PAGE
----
Siula Grande.



    What a good way to "rest" after trekking for 100 kilometers and climbing several peaks; doing some bouldering after arriving at camp.

    June 28: Huayhuash to Laguna Viconga

    There was some rain the night before, but the morning was fairly sunny. After packing up, we hit the trail and headed for Portachuelo de Huayhuash. The mountains looked different from the ones in previous days, but they were still scenic and the views were good. We saw two condors near the pass.

    The views of the seldom visited Cordillera Raura were visible as well. Kessler and I made a quick climb of an un-named peak above Laguna Viconga as well. Laguna Viconga was big and scenic as was the waterfall below it. As we descended and made our way to camp, I had my eyes on the peak scanning them for reasonable ascents. They all looked really rugged. Some of the peaks of around and including Cerro Negro looked like they might be reasonable climbing targets, but I also noticed a cairn on the summit of Cerro Pucaccacca, which looked like a difficult summit.


    Descending from Siula Punta.



    A llama as seen below Siula Punta.



    Some of the spectacular peaks north of Viconga.


    We reached the hot springs in the early afternoon. The hot springs were great. There were even some locals selling some sodas. Kimberly and Shaylee wanted to take a rest day here and Kessler and I wanted to climb a peak.

    A visible summit cairn indicated a route somewhere on the spectacular rock castle of Cerro Pucaccacca, but it didn’t look like an easy peak. Perhaps there was a “sneak route” somewhere through the cliffs. It was decided that it would be our target for a rest day tomorrow.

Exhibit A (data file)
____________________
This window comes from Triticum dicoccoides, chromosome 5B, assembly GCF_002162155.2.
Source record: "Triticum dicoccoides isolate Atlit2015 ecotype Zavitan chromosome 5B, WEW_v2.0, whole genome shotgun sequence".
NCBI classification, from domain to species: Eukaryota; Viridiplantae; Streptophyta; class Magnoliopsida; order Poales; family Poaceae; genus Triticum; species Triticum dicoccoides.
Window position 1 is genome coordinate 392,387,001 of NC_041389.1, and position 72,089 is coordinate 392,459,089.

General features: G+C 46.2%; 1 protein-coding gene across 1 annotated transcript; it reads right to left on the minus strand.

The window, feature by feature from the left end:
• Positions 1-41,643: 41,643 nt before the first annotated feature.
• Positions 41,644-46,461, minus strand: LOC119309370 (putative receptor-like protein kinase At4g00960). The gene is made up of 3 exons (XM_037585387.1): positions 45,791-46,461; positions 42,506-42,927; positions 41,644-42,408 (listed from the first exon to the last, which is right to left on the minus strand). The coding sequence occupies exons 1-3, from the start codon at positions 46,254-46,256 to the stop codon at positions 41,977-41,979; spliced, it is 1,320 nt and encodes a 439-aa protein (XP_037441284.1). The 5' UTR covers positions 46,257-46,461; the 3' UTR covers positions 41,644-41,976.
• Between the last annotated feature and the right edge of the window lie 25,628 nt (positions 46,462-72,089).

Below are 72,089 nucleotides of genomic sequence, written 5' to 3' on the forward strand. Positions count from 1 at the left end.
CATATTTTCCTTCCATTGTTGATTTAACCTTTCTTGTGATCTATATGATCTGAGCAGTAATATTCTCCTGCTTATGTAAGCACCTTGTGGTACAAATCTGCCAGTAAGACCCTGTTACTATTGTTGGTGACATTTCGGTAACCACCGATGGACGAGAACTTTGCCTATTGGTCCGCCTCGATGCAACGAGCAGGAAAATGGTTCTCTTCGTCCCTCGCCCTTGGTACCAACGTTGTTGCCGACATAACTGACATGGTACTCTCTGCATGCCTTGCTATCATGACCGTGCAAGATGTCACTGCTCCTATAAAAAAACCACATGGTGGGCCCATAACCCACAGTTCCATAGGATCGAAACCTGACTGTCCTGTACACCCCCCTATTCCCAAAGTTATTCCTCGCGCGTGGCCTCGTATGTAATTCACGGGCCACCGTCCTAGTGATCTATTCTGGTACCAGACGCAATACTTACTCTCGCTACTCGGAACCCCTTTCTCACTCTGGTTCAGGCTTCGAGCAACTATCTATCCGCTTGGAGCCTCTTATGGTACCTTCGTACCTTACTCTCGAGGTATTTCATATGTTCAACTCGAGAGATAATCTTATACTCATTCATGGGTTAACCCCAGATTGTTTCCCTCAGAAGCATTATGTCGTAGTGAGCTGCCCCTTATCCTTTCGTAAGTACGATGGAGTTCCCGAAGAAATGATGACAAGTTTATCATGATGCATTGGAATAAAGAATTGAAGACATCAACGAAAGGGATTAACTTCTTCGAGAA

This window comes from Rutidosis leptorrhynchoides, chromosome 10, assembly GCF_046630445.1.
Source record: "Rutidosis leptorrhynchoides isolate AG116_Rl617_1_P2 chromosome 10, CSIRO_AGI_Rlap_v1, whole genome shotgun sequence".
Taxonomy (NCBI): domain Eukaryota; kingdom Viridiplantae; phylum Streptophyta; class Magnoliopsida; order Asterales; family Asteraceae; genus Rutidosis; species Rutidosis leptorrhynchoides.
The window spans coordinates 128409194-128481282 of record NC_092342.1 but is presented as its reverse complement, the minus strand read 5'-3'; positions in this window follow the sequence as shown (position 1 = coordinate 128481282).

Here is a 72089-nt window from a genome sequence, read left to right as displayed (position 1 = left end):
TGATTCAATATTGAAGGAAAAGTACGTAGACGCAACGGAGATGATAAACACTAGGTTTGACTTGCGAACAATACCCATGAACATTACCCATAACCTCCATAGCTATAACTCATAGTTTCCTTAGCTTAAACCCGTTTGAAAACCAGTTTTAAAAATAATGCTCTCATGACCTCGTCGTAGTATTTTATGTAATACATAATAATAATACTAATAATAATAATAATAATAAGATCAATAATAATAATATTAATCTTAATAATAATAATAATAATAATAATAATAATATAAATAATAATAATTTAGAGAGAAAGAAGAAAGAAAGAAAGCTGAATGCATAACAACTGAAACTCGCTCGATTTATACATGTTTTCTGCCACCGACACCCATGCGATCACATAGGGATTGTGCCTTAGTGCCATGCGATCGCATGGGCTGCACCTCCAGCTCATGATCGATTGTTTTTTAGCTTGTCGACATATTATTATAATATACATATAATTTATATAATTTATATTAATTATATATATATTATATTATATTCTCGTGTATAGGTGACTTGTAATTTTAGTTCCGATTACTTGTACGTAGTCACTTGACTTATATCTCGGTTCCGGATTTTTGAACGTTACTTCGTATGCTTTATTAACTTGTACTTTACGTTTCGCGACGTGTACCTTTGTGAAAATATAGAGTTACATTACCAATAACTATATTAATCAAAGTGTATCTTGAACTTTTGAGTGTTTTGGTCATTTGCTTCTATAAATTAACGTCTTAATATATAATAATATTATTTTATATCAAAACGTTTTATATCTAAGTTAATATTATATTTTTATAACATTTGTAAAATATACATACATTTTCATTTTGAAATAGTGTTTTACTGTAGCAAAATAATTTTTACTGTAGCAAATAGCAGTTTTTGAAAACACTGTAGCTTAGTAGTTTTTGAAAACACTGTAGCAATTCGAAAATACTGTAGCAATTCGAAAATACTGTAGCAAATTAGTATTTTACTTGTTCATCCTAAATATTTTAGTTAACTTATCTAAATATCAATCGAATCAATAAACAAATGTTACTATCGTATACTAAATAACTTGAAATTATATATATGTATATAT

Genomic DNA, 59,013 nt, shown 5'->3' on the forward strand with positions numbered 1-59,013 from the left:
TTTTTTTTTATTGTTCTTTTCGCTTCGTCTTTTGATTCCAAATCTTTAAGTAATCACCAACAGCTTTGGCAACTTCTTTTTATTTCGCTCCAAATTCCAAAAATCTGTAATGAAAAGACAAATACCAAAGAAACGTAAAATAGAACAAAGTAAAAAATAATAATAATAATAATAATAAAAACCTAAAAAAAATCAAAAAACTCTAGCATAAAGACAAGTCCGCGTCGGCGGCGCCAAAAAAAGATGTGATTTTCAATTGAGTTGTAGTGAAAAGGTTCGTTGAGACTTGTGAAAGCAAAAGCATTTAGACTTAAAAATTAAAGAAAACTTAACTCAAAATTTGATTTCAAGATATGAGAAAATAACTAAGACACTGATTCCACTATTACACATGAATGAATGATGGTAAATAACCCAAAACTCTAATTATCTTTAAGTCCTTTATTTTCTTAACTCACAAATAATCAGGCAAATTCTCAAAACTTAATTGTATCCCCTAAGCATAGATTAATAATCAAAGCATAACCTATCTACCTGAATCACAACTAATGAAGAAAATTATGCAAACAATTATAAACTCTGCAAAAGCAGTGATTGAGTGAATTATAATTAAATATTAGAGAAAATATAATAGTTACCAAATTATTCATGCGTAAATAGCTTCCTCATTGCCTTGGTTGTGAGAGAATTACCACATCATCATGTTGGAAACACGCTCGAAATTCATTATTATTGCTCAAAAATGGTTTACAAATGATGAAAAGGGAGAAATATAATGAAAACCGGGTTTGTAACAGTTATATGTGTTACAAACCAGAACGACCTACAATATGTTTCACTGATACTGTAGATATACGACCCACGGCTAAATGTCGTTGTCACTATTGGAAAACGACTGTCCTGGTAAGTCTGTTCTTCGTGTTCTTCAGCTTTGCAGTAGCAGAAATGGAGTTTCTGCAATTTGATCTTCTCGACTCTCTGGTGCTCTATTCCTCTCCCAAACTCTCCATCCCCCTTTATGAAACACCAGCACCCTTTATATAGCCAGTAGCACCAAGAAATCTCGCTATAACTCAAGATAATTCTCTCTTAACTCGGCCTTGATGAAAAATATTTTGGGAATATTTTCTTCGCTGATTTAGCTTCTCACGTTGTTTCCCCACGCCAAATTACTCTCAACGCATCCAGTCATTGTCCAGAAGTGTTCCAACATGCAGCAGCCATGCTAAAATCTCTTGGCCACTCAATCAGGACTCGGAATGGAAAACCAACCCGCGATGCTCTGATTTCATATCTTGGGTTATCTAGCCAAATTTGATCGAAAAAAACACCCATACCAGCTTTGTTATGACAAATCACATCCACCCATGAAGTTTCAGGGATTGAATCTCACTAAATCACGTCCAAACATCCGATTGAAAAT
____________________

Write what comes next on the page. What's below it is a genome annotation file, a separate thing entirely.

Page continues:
Trapecio.

    June 29: Cerro Pucaccacca

    We climbed Pucaccacca today; it was one of my best climbs ever. It is possible that our ascent of the peak was only the second one; the first being in 2013. By Peru standards, the mountain isn't that high (16,644 feet/5073 meters), but it is the hardest peak yet that we have done in the Andes, even though we have climbed a lot of higher peaks.

    Kimberly and Shaylee took a rest day at the hot springs, while Kessler, Marcelino, Diogenes, and I climbed the peak. From far below, I spied the cairn on top and wanted to give the peak a try since the girls wanted a rest day at the hot springs on day 6 of our trek. We didn't bring rock climbing gear, but used a 30 foot section of climbing rope that had been brought to tie the camping gear down to the donkeys on the trek.


    Pucaccacca from the north.



    A condor near Pucaccacca. We saw several, but they are hard to get a photo of!